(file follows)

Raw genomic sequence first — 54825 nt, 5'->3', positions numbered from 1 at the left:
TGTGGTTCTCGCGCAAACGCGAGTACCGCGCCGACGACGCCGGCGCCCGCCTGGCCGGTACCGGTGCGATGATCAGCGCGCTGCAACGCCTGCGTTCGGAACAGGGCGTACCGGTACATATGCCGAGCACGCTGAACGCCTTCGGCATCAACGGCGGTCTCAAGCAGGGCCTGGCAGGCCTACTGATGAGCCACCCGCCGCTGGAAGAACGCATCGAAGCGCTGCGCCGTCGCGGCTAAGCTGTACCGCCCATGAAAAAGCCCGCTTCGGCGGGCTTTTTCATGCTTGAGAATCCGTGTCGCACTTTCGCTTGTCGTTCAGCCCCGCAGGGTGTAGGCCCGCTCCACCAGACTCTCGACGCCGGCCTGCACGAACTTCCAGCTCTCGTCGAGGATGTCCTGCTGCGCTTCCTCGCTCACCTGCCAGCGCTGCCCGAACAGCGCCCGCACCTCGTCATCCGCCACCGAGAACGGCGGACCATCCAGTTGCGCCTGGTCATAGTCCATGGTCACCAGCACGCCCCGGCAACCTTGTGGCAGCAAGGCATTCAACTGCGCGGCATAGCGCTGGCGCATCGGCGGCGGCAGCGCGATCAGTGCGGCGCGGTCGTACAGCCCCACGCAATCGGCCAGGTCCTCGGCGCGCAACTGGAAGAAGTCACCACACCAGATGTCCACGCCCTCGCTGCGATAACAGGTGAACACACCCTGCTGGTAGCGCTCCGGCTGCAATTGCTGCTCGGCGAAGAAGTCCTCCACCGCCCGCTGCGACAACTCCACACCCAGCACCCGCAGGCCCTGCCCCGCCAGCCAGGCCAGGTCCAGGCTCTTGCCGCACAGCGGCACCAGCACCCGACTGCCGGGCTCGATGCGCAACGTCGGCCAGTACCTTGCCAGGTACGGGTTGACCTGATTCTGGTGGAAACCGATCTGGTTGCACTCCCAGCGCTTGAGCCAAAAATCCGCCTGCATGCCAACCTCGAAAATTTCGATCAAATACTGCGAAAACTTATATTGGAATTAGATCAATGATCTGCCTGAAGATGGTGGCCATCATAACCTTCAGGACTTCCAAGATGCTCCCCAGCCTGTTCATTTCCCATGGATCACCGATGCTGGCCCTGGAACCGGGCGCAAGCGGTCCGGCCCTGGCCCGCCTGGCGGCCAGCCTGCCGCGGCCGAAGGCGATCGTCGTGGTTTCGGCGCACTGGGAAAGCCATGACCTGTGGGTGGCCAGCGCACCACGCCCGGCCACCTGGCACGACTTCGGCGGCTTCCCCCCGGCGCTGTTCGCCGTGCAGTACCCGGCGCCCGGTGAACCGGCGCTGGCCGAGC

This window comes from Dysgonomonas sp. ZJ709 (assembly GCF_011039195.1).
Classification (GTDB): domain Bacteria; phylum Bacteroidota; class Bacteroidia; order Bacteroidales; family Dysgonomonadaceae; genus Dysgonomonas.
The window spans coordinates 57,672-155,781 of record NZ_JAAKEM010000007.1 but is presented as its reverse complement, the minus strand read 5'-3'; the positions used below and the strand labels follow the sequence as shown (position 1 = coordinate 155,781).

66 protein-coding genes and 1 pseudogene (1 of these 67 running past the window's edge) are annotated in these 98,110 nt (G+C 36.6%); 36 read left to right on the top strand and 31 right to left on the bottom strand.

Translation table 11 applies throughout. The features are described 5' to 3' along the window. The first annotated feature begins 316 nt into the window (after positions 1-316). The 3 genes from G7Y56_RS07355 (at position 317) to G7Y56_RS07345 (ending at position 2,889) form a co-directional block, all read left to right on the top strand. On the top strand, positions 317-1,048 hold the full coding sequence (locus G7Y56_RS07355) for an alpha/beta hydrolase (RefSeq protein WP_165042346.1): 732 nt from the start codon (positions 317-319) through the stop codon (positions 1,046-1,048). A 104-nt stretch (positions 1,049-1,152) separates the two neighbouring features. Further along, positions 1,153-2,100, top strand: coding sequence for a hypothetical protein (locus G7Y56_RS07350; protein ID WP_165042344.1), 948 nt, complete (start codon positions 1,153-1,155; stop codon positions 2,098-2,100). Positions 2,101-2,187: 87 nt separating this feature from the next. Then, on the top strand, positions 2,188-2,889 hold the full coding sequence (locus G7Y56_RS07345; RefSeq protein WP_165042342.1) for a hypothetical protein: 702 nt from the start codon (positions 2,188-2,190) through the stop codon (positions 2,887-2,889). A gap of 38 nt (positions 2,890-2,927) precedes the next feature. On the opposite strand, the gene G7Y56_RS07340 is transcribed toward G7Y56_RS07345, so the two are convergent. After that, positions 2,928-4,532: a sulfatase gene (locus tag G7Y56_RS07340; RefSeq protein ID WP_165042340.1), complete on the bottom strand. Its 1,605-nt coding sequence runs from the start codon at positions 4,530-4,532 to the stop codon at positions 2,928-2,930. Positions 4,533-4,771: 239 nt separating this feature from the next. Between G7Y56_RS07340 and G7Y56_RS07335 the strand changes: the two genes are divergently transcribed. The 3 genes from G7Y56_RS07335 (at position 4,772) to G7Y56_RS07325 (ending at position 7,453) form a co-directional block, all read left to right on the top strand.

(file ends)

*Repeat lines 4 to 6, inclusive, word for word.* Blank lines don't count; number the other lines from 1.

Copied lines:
Classification (GTDB): domain Bacteria; phylum Bacteroidota; class Bacteroidia; order Bacteroidales; family Dysgonomonadaceae; genus Dysgonomonas.
The window spans coordinates 57,672-155,781 of record NZ_JAAKEM010000007.1 but is presented as its reverse complement, the minus strand read 5'-3'; the positions used below and the strand labels follow the sequence as shown (position 1 = coordinate 155,781).

66 protein-coding genes and 1 pseudogene (1 of these 67 running past the window's edge) are annotated in these 98,110 nt (G+C 36.6%); 36 read left to right on the top strand and 31 right to left on the bottom strand.